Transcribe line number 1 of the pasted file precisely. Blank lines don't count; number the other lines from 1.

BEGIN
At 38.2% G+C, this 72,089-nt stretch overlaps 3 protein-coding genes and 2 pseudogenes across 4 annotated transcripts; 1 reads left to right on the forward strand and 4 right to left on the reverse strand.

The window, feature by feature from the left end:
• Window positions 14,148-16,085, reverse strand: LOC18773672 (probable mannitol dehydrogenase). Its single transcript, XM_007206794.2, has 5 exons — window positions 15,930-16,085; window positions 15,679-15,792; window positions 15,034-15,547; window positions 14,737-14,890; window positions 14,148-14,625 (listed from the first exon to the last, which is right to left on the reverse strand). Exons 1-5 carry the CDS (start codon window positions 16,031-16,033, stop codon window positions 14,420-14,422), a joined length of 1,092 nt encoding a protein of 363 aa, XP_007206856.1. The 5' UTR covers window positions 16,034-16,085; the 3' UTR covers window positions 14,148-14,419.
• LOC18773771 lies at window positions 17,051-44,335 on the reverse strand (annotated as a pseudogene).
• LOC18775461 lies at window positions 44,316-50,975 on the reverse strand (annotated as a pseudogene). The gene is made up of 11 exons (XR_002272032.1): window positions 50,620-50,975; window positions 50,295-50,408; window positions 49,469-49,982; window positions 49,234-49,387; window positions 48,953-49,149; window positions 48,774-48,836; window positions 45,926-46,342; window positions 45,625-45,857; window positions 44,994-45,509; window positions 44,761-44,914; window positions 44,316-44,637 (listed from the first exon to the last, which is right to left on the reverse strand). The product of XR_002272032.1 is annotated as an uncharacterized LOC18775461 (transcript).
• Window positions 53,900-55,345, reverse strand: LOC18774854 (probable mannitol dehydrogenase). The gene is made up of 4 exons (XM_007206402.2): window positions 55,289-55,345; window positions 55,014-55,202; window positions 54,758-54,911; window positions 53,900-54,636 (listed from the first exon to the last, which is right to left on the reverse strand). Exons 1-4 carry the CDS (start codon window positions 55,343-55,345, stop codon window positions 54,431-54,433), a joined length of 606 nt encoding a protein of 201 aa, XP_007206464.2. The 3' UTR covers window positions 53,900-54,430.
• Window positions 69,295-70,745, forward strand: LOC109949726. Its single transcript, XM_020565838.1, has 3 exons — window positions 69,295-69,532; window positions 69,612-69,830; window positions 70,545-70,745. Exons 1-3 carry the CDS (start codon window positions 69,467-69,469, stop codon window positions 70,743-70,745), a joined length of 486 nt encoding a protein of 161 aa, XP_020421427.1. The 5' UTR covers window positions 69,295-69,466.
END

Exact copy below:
At 38.2% G+C, this 72,089-nt stretch overlaps 3 protein-coding genes and 2 pseudogenes across 4 annotated transcripts; 1 reads left to right on the forward strand and 4 right to left on the reverse strand.